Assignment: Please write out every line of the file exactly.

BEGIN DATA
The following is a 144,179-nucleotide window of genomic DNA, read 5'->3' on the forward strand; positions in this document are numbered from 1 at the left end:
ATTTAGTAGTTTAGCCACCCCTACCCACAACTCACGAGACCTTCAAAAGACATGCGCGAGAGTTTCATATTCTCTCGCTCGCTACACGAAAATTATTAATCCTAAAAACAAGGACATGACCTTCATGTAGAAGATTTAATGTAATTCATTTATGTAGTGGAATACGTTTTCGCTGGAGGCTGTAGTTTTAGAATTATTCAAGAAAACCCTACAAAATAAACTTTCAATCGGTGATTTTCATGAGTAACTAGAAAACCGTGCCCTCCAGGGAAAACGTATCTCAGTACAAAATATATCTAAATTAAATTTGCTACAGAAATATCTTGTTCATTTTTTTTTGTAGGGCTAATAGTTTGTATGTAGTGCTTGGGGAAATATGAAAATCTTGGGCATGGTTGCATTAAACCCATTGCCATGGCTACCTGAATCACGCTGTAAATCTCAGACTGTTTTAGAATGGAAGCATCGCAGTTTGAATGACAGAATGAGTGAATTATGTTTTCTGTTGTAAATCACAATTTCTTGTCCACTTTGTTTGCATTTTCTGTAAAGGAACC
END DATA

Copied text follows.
The following is a 144,179-nucleotide window of genomic DNA, read 5'->3' on the forward strand; positions in this document are numbered from 1 at the left end:
ATTTAGTAGTTTAGCCACCCCTACCCACAACTCACGAGACCTTCAAAAGACATGCGCGAGAGTTTCATATTCTCTCGCTCGCTACACGAAAATTATTAATCCTAAAAACAAGGACATGACCTTCATGTAGAAGATTTAATGTAATTCATTTATGTAGTGGAATACGTTTTCGCTGGAGGCTGTAGTTTTAGAATTATTCAAGAAAACCCTACAAAATAAACTTTCAATCGGTGATTTTCATGAGTAACTAGAAAACCGTGCCCTCCAGGGAAAACGTATCTCAGTACAAAATATATCTAAATTAAATTTGCTACAGAAATATCTTGTTCATTTTTTTTTGTAGGGCTAATAGTTTGTATGTAGTGCTTGGGGAAATATGAAAATCTTGGGCATGGTTGCATTAAACCCATTGCCATGGCTACCTGAATCACGCTGTAAATCTCAGACTGTTTTAGAATGGAAGCATCGCAGTTTGAATGACAGAATGAGTGAATTATGTTTTCTGTTGTAAATCACAATTTCTTGTCCACTTTGTTTGCATTTTCTGTAAAGGAACC